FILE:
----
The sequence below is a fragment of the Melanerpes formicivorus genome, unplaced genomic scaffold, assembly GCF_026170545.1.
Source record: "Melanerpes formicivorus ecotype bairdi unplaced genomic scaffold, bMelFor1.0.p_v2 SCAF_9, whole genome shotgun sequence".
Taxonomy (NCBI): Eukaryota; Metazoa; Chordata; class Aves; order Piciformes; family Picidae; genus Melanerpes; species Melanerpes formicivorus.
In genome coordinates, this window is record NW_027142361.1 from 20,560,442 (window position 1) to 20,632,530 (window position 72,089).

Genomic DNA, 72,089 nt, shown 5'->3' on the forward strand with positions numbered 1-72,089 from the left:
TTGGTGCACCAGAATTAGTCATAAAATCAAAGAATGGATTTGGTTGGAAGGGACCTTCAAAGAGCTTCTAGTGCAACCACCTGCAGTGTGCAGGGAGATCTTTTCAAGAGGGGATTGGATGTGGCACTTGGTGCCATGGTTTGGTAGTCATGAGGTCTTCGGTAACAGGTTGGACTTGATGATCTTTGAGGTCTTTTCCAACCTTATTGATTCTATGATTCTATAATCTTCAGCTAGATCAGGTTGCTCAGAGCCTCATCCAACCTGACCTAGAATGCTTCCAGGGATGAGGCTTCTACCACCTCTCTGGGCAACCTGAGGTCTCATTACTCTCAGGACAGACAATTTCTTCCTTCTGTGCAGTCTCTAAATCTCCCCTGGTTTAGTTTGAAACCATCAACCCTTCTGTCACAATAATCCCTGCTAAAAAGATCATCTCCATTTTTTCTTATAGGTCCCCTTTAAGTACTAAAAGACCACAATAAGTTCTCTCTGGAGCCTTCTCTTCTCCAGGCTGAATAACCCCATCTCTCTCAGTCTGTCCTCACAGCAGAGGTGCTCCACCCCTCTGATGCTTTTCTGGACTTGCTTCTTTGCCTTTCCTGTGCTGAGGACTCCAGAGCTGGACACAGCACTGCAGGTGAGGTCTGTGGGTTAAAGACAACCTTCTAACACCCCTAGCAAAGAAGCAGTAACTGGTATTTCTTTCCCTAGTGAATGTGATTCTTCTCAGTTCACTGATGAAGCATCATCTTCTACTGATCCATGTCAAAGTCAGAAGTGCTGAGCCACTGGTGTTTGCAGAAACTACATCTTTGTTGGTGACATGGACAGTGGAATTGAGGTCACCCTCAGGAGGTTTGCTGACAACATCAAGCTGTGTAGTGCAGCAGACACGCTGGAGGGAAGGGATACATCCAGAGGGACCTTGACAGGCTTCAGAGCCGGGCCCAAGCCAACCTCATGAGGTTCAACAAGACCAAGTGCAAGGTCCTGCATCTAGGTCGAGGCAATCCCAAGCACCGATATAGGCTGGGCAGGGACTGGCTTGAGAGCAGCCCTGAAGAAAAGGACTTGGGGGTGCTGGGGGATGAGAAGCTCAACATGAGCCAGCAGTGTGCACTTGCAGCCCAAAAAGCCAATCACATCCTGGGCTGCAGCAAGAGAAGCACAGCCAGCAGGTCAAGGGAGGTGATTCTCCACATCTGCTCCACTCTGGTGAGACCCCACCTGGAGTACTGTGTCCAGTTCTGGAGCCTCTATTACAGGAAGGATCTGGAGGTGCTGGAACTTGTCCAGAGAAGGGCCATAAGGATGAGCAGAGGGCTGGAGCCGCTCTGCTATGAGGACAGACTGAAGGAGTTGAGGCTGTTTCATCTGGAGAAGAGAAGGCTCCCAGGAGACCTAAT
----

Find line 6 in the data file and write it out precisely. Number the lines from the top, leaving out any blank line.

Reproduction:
TTGGTGCACCAGAATTAGTCATAAAATCAAAGAATGGATTTGGTTGGAAGGGACCTTCAAAGAGCTTCTAGTGCAACCACCTGCAGTGTGCAGGGAGATCTTTTCAAGAGGGGATTGGATGTGGCACTTGGTGCCATGGTTTGGTAGTCATGAGGTCTTCGGTAACAGGTTGGACTTGATGATCTTTGAGGTCTTTTCCAACCTTATTGATTCTATGATTCTATAATCTTCAGCTAGATCAGGTTGCTCAGAGCCTCATCCAACCTGACCTAGAATGCTTCCAGGGATGAGGCTTCTACCACCTCTCTGGGCAACCTGAGGTCTCATTACTCTCAGGACAGACAATTTCTTCCTTCTGTGCAGTCTCTAAATCTCCCCTGGTTTAGTTTGAAACCATCAACCCTTCTGTCACAATAATCCCTGCTAAAAAGATCATCTCCATTTTTTCTTATAGGTCCCCTTTAAGTACTAAAAGACCACAATAAGTTCTCTCTGGAGCCTTCTCTTCTCCAGGCTGAATAACCCCATCTCTCTCAGTCTGTCCTCACAGCAGAGGTGCTCCACCCCTCTGATGCTTTTCTGGACTTGCTTCTTTGCCTTTCCTGTGCTGAGGACTCCAGAGCTGGACACAGCACTGCAGGTGAGGTCTGTGGGTTAAAGACAACCTTCTAACACCCCTAGCAAAGAAGCAGTAACTGGTATTTCTTTCCCTAGTGAATGTGATTCTTCTCAGTTCACTGATGAAGCATCATCTTCTACTGATCCATGTCAAAGTCAGAAGTGCTGAGCCACTGGTGTTTGCAGAAACTACATCTTTGTTGGTGACATGGACAGTGGAATTGAGGTCACCCTCAGGAGGTTTGCTGACAACATCAAGCTGTGTAGTGCAGCAGACACGCTGGAGGGAAGGGATACATCCAGAGGGACCTTGACAGGCTTCAGAGCCGGGCCCAAGCCAACCTCATGAGGTTCAACAAGACCAAGTGCAAGGTCCTGCATCTAGGTCGAGGCAATCCCAAGCACCGATATAGGCTGGGCAGGGACTGGCTTGAGAGCAGCCCTGAAGAAAAGGACTTGGGGGTGCTGGGGGATGAGAAGCTCAACATGAGCCAGCAGTGTGCACTTGCAGCCCAAAAAGCCAATCACATCCTGGGCTGCAGCAAGAGAAGCACAGCCAGCAGGTCAAGGGAGGTGATTCTCCACATCTGCTCCACTCTGGTGAGACCCCACCTGGAGTACTGTGTCCAGTTCTGGAGCCTCTATTACAGGAAGGATCTGGAGGTGCTGGAACTTGTCCAGAGAAGGGCCATAAGGATGAGCAGAGGGCTGGAGCCGCTCTGCTATGAGGACAGACTGAAGGAGTTGAGGCTGTTTCATCTGGAGAAGAGAAGGCTCCCAGGAGACCTAAT